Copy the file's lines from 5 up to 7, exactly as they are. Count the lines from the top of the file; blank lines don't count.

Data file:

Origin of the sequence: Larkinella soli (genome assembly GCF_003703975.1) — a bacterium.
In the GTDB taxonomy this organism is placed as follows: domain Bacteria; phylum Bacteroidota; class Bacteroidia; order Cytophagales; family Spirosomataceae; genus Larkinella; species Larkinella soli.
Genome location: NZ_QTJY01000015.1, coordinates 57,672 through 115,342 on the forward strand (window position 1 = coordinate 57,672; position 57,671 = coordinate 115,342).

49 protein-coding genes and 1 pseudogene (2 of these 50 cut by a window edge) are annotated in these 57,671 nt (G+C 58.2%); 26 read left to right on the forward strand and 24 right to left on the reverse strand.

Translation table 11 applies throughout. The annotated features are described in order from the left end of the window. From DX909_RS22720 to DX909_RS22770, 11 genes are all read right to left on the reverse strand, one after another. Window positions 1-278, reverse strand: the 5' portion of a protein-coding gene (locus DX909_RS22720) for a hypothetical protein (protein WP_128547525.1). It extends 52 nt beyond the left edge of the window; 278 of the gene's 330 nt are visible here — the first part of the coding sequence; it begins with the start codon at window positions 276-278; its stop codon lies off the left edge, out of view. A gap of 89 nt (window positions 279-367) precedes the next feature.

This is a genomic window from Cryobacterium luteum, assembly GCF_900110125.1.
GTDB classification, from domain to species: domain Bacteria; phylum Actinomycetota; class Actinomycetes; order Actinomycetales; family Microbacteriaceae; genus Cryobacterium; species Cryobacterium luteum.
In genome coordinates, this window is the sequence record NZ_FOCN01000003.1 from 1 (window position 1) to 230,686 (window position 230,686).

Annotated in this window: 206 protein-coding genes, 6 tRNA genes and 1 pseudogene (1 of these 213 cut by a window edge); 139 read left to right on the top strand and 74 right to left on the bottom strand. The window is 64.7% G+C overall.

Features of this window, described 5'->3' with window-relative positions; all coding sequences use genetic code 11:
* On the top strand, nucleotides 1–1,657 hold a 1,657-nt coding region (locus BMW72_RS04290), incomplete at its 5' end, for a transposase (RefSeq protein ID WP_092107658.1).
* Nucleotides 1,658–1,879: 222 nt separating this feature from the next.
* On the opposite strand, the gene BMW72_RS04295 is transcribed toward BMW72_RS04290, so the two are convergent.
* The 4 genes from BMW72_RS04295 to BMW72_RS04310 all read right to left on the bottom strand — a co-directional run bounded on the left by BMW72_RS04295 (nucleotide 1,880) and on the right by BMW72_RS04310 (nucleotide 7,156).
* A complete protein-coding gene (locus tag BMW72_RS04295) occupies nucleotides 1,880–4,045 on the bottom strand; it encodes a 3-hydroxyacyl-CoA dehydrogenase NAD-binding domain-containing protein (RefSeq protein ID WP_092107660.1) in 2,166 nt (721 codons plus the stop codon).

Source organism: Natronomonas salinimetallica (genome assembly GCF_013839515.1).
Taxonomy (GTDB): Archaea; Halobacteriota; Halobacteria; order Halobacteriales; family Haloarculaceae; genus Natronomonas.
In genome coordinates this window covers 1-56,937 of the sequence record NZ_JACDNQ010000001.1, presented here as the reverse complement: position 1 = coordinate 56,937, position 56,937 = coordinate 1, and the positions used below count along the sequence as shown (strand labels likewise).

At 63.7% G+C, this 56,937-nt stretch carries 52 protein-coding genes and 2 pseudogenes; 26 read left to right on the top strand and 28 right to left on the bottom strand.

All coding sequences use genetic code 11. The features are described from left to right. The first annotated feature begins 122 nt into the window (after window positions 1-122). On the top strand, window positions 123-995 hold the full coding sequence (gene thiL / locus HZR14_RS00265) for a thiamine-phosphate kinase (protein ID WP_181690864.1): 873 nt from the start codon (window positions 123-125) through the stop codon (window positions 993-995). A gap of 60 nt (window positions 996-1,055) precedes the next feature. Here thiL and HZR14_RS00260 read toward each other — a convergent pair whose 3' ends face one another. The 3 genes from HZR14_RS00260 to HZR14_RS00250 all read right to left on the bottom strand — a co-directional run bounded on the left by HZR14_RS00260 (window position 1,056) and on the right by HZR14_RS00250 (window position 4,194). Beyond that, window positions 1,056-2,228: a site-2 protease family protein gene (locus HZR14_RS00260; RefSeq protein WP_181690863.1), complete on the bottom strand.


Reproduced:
Translation table 11 applies throughout. The annotated features are described in order from the left end of the window. From DX909_RS22720 to DX909_RS22770, 11 genes are all read right to left on the reverse strand, one after another. Window positions 1-278, reverse strand: the 5' portion of a protein-coding gene (locus DX909_RS22720) for a hypothetical protein (protein WP_128547525.1). It extends 52 nt beyond the left edge of the window; 278 of the gene's 330 nt are visible here — the first part of the coding sequence; it begins with the start codon at window positions 276-278; its stop codon lies off the left edge, out of view. A gap of 89 nt (window positions 279-367) precedes the next feature.

This is a genomic window from Cryobacterium luteum, assembly GCF_900110125.1.
GTDB classification, from domain to species: domain Bacteria; phylum Actinomycetota; class Actinomycetes; order Actinomycetales; family Microbacteriaceae; genus Cryobacterium; species Cryobacterium luteum.